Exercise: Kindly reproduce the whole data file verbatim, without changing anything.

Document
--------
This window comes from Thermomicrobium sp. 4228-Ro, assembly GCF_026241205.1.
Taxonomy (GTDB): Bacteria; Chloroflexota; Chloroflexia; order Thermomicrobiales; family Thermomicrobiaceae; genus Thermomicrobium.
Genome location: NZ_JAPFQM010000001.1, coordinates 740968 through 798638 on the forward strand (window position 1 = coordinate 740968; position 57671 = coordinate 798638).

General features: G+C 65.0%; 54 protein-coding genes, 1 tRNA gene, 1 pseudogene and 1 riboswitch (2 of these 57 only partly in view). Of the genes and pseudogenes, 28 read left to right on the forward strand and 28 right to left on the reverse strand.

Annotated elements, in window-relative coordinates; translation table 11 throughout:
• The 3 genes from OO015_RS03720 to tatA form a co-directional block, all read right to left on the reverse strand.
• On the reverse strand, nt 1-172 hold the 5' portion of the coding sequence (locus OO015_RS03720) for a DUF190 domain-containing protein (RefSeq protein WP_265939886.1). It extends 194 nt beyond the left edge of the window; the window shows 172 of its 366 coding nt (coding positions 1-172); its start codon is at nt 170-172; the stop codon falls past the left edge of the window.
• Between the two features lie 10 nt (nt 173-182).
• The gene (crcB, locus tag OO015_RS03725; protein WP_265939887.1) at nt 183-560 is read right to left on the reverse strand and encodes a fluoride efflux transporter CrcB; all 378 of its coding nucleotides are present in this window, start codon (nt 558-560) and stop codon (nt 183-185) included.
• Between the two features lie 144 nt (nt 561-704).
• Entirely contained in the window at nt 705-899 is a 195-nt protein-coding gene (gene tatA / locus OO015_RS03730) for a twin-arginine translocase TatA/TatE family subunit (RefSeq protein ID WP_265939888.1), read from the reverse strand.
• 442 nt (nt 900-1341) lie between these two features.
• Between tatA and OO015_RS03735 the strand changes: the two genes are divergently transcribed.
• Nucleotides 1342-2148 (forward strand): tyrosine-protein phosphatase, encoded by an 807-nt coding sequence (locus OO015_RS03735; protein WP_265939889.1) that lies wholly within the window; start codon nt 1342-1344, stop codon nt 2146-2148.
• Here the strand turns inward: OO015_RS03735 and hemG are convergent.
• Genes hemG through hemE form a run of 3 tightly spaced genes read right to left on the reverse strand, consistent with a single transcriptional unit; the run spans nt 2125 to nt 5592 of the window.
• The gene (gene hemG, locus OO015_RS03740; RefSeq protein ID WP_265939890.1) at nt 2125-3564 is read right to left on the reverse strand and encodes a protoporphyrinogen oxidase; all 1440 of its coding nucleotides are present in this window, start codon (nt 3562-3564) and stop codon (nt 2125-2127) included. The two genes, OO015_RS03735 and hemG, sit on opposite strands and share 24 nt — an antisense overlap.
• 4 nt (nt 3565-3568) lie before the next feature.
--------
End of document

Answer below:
This window comes from Thermomicrobium sp. 4228-Ro, assembly GCF_026241205.1.
Taxonomy (GTDB): Bacteria; Chloroflexota; Chloroflexia; order Thermomicrobiales; family Thermomicrobiaceae; genus Thermomicrobium.
Genome location: NZ_JAPFQM010000001.1, coordinates 740968 through 798638 on the forward strand (window position 1 = coordinate 740968; position 57671 = coordinate 798638).

General features: G+C 65.0%; 54 protein-coding genes, 1 tRNA gene, 1 pseudogene and 1 riboswitch (2 of these 57 only partly in view). Of the genes and pseudogenes, 28 read left to right on the forward strand and 28 right to left on the reverse strand.

Annotated elements, in window-relative coordinates; translation table 11 throughout:
• The 3 genes from OO015_RS03720 to tatA form a co-directional block, all read right to left on the reverse strand.
• On the reverse strand, nt 1-172 hold the 5' portion of the coding sequence (locus OO015_RS03720) for a DUF190 domain-containing protein (RefSeq protein WP_265939886.1). It extends 194 nt beyond the left edge of the window; the window shows 172 of its 366 coding nt (coding positions 1-172); its start codon is at nt 170-172; the stop codon falls past the left edge of the window.
• Between the two features lie 10 nt (nt 173-182).
• The gene (crcB, locus tag OO015_RS03725; protein WP_265939887.1) at nt 183-560 is read right to left on the reverse strand and encodes a fluoride efflux transporter CrcB; all 378 of its coding nucleotides are present in this window, start codon (nt 558-560) and stop codon (nt 183-185) included.
• Between the two features lie 144 nt (nt 561-704).
• Entirely contained in the window at nt 705-899 is a 195-nt protein-coding gene (gene tatA / locus OO015_RS03730) for a twin-arginine translocase TatA/TatE family subunit (RefSeq protein ID WP_265939888.1), read from the reverse strand.
• 442 nt (nt 900-1341) lie between these two features.
• Between tatA and OO015_RS03735 the strand changes: the two genes are divergently transcribed.
• Nucleotides 1342-2148 (forward strand): tyrosine-protein phosphatase, encoded by an 807-nt coding sequence (locus OO015_RS03735; protein WP_265939889.1) that lies wholly within the window; start codon nt 1342-1344, stop codon nt 2146-2148.
• Here the strand turns inward: OO015_RS03735 and hemG are convergent.
• Genes hemG through hemE form a run of 3 tightly spaced genes read right to left on the reverse strand, consistent with a single transcriptional unit; the run spans nt 2125 to nt 5592 of the window.
• The gene (gene hemG, locus OO015_RS03740; RefSeq protein ID WP_265939890.1) at nt 2125-3564 is read right to left on the reverse strand and encodes a protoporphyrinogen oxidase; all 1440 of its coding nucleotides are present in this window, start codon (nt 3562-3564) and stop codon (nt 2125-2127) included. The two genes, OO015_RS03735 and hemG, sit on opposite strands and share 24 nt — an antisense overlap.
• 4 nt (nt 3565-3568) lie before the next feature.